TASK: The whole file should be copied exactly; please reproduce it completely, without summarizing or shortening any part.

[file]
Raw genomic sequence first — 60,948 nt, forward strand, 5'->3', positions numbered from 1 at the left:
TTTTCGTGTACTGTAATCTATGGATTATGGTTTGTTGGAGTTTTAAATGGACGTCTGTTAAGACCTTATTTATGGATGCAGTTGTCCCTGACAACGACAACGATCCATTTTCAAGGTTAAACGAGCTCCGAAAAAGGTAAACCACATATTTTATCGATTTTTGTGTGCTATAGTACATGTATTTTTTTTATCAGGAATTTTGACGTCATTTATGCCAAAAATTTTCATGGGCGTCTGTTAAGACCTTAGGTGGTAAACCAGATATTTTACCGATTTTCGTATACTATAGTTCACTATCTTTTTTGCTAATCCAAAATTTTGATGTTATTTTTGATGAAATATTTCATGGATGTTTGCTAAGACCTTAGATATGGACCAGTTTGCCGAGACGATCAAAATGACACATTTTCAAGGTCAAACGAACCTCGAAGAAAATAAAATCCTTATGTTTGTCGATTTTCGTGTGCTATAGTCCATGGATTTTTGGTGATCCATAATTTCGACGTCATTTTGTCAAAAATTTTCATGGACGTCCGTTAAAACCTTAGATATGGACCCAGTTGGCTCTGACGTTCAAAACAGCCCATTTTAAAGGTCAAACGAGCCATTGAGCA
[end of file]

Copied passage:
Raw genomic sequence first — 60,948 nt, forward strand, 5'->3', positions numbered from 1 at the left:
TTTTCGTGTACTGTAATCTATGGATTATGGTTTGTTGGAGTTTTAAATGGACGTCTGTTAAGACCTTATTTATGGATGCAGTTGTCCCTGACAACGACAACGATCCATTTTCAAGGTTAAACGAGCTCCGAAAAAGGTAAACCACATATTTTATCGATTTTTGTGTGCTATAGTACATGTATTTTTTTTATCAGGAATTTTGACGTCATTTATGCCAAAAATTTTCATGGGCGTCTGTTAAGACCTTAGGTGGTAAACCAGATATTTTACCGATTTTCGTATACTATAGTTCACTATCTTTTTTGCTAATCCAAAATTTTGATGTTATTTTTGATGAAATATTTCATGGATGTTTGCTAAGACCTTAGATATGGACCAGTTTGCCGAGACGATCAAAATGACACATTTTCAAGGTCAAACGAACCTCGAAGAAAATAAAATCCTTATGTTTGTCGATTTTCGTGTGCTATAGTCCATGGATTTTTGGTGATCCATAATTTCGACGTCATTTTGTCAAAAATTTTCATGGACGTCCGTTAAAACCTTAGATATGGACCCAGTTGGCTCTGACGTTCAAAACAGCCCATTTTAAAGGTCAAACGAGCCATTGAGCA